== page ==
The biopic has been a mainstay in cinema for as long as filmmakers have been looking for stories to tell, offering actors the challenge and responsibility of bringing a real person to the big screen. It is a genre unto itself with its own trappings and clichés, which have been effectively parodied in the likes of Walk Hard: The Dewey Cox Story.
Pablo Larraín’s latest film is, in strictest terms, a biopic of Chilean poet and politician Pablo Neruda, but that description belies the film and its approach to capturing a person’s life on film. Larraín has enjoyed a steady rise to prominence and acclaim across the world and with Neruda he has developed his capabilities even further to deliver an enigmatic and at times breathtaking challenge to the conventional biopic.
The chase is afoot and Peluchonneau tracks Neruda from town to town, arriving (without failure) just a fraction too late to capture the elusive poet. Peluchonneau never looks comfortable in the real world. As Giselle was thrown out of the fairy tale world in Enchanted, Peluchonneau (very deliberately, it transpires) looks to have walked right out of the world of the cheap, paperback detective novels that Neruda (an avid reader of such novels) leaves behind at each scene to taunt his pursuer.
Knowing very little about the film before watching it, I was caught off guard as the film develops into a playful and faintly farcical detective story but it is entirely by design, amplified by the use of old-fashioned rear projection for the numerous driving scenes. It’s a tone that beguiles and intrigues on a first viewing and should enrich and reward on repeat viewings. Larraín could’ve used a notable mid-film development to mark the shift in tone from serious biopic to the playful fictional world, but that would lessen the impact of the film as a whole.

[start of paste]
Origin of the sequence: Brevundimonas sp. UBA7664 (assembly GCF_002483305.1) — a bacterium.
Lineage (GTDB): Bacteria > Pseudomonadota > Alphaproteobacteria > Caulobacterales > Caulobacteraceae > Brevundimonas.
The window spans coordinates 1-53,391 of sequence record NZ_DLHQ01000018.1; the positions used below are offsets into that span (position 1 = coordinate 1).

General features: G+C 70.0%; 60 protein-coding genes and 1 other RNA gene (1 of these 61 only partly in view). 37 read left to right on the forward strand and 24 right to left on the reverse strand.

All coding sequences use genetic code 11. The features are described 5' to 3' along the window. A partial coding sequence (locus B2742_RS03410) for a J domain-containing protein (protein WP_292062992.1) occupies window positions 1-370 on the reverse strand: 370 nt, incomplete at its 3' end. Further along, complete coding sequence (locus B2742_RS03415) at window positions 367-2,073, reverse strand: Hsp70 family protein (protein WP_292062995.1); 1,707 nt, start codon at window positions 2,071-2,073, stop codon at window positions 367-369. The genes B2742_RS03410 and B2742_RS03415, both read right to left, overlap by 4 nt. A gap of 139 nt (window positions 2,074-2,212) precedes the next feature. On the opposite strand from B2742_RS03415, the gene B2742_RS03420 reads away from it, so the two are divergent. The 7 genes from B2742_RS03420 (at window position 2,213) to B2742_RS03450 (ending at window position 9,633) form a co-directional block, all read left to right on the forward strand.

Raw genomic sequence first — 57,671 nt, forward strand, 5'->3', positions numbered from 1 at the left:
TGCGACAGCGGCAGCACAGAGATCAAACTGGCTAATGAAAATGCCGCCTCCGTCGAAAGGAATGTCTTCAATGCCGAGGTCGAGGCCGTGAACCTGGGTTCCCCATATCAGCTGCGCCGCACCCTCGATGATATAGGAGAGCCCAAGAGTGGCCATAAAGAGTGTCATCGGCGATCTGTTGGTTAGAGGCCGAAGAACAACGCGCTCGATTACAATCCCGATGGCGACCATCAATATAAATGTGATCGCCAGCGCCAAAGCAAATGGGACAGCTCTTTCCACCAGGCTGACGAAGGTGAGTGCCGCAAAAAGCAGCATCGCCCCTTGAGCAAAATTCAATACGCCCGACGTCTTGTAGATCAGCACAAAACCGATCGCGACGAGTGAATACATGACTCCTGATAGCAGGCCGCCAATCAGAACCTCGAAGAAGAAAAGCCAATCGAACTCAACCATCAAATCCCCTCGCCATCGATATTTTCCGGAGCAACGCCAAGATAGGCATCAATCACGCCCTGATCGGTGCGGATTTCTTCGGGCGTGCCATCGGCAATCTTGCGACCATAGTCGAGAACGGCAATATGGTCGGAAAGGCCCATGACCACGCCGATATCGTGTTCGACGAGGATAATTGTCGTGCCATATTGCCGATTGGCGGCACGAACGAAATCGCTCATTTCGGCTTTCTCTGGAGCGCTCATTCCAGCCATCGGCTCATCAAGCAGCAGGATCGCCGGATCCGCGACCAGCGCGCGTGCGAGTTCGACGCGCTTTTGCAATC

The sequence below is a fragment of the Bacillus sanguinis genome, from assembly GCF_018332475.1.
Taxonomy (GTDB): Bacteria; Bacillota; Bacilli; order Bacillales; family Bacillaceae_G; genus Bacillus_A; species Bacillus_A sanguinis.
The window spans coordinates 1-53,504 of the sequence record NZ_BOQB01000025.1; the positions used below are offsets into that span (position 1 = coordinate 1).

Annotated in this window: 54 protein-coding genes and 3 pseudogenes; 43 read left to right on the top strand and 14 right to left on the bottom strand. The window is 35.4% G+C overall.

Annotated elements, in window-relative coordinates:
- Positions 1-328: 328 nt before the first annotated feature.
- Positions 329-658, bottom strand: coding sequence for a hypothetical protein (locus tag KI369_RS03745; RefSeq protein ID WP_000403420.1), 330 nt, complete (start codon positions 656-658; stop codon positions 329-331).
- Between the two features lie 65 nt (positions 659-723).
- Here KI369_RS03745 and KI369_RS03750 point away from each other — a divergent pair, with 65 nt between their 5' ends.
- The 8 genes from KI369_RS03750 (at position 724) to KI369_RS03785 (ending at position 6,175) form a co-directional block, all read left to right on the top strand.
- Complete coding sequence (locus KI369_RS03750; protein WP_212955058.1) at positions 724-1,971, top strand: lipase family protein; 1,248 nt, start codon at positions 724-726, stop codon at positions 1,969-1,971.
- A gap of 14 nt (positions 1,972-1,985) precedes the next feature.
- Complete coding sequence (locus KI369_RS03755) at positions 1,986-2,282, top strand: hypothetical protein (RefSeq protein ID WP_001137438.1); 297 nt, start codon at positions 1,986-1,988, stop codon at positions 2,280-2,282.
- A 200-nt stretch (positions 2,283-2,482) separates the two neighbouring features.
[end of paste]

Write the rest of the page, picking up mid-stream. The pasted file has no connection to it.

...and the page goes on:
Cinematographer Sergio Armstrong has regularly worked with Larraín, most recently on The Club. In that film, shafts of white light in the background of shots were dulled, lending the film an appropriately weathered and muted look. In Neruda, the white light dazzles, creating shimmers of reds, blues and purples as it shines through windows and gleams off surfaces, creating a haze that evokes the look of faded film stock from years gone by.
Throughout the film, conversations will flit between different locations in the brief pauses between exchanges. It’s almost as if writer Guillermo Calderón has merged differing accounts of events into one version that captures some essence of the truth without necessarily being factually accurate. It’s an approach not dissimilar to the one taken by Aaron Sorkin with Steve Jobs, where the ultimate aim is leave the viewer with an impression of who the man was.
Peluchonneau closes in on Neruda as he attempts to cross over the Andes Mountains. It’s a spectacular backdrop for a climax befitting of any great detective thriller and also serves to summarise the film’s notion on the interplay between reality and fiction. Whereas Neruda more literally gave life to Peluchonneau, Peluchonneau gives purpose to Neruda; to make him continue to write and to be the voice for the voiceless.